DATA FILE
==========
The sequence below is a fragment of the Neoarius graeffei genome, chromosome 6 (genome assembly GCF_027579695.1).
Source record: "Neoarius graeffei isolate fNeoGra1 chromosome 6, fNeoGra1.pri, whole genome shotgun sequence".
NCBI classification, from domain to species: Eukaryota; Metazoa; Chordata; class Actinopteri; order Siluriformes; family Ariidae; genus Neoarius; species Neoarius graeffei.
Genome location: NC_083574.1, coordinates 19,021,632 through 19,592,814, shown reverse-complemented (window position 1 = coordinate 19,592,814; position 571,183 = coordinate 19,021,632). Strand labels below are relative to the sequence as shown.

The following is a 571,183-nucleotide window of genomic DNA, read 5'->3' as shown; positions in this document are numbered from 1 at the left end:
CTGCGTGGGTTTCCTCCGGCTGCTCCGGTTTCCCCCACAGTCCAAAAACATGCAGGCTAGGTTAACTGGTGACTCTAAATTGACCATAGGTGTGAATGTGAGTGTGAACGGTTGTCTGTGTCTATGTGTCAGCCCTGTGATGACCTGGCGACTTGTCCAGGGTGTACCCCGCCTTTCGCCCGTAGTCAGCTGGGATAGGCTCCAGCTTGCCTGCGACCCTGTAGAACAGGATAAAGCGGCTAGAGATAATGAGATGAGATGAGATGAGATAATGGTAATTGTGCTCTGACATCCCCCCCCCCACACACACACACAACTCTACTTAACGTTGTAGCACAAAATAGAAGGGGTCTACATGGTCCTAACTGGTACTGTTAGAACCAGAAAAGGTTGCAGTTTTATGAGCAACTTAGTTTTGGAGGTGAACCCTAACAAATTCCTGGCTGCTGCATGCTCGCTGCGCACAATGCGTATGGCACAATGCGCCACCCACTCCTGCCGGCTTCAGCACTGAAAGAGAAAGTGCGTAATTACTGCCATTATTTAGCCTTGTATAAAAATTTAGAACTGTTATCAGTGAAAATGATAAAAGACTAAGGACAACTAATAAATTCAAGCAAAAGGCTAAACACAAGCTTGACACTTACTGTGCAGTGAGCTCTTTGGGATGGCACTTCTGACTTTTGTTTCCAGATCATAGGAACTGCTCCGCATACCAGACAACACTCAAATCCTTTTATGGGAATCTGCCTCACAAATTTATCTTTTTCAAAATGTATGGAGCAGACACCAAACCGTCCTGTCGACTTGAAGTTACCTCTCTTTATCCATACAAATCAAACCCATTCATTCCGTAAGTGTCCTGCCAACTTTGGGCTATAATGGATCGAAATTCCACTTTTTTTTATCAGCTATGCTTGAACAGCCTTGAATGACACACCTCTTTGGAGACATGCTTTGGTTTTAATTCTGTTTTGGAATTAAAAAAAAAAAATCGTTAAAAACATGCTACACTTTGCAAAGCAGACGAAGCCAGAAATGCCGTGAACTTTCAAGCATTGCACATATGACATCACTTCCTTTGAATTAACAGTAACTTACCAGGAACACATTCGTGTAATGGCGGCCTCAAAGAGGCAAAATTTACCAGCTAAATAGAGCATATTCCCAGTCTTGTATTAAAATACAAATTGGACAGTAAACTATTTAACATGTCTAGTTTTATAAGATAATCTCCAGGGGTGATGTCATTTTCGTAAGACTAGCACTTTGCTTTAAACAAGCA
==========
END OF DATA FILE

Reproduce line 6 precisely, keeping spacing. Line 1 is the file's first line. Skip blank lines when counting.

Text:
CTGCGTGGGTTTCCTCCGGCTGCTCCGGTTTCCCCCACAGTCCAAAAACATGCAGGCTAGGTTAACTGGTGACTCTAAATTGACCATAGGTGTGAATGTGAGTGTGAACGGTTGTCTGTGTCTATGTGTCAGCCCTGTGATGACCTGGCGACTTGTCCAGGGTGTACCCCGCCTTTCGCCCGTAGTCAGCTGGGATAGGCTCCAGCTTGCCTGCGACCCTGTAGAACAGGATAAAGCGGCTAGAGATAATGAGATGAGATGAGATGAGATAATGGTAATTGTGCTCTGACATCCCCCCCCCCACACACACACACAACTCTACTTAACGTTGTAGCACAAAATAGAAGGGGTCTACATGGTCCTAACTGGTACTGTTAGAACCAGAAAAGGTTGCAGTTTTATGAGCAACTTAGTTTTGGAGGTGAACCCTAACAAATTCCTGGCTGCTGCATGCTCGCTGCGCACAATGCGTATGGCACAATGCGCCACCCACTCCTGCCGGCTTCAGCACTGAAAGAGAAAGTGCGTAATTACTGCCATTATTTAGCCTTGTATAAAAATTTAGAACTGTTATCAGTGAAAATGATAAAAGACTAAGGACAACTAATAAATTCAAGCAAAAGGCTAAACACAAGCTTGACACTTACTGTGCAGTGAGCTCTTTGGGATGGCACTTCTGACTTTTGTTTCCAGATCATAGGAACTGCTCCGCATACCAGACAACACTCAAATCCTTTTATGGGAATCTGCCTCACAAATTTATCTTTTTCAAAATGTATGGAGCAGACACCAAACCGTCCTGTCGACTTGAAGTTACCTCTCTTTATCCATACAAATCAAACCCATTCATTCCGTAAGTGTCCTGCCAACTTTGGGCTATAATGGATCGAAATTCCACTTTTTTTTATCAGCTATGCTTGAACAGCCTTGAATGACACACCTCTTTGGAGACATGCTTTGGTTTTAATTCTGTTTTGGAATTAAAAAAAAAAAATCGTTAAAAACATGCTACACTTTGCAAAGCAGACGAAGCCAGAAATGCCGTGAACTTTCAAGCATTGCACATATGACATCACTTCCTTTGAATTAACAGTAACTTACCAGGAACACATTCGTGTAATGGCGGCCTCAAAGAGGCAAAATTTACCAGCTAAATAGAGCATATTCCCAGTCTTGTATTAAAATACAAATTGGACAGTAAACTATTTAACATGTCTAGTTTTATAAGATAATCTCCAGGGGTGATGTCATTTTCGTAAGACTAGCACTTTGCTTTAAACAAGCA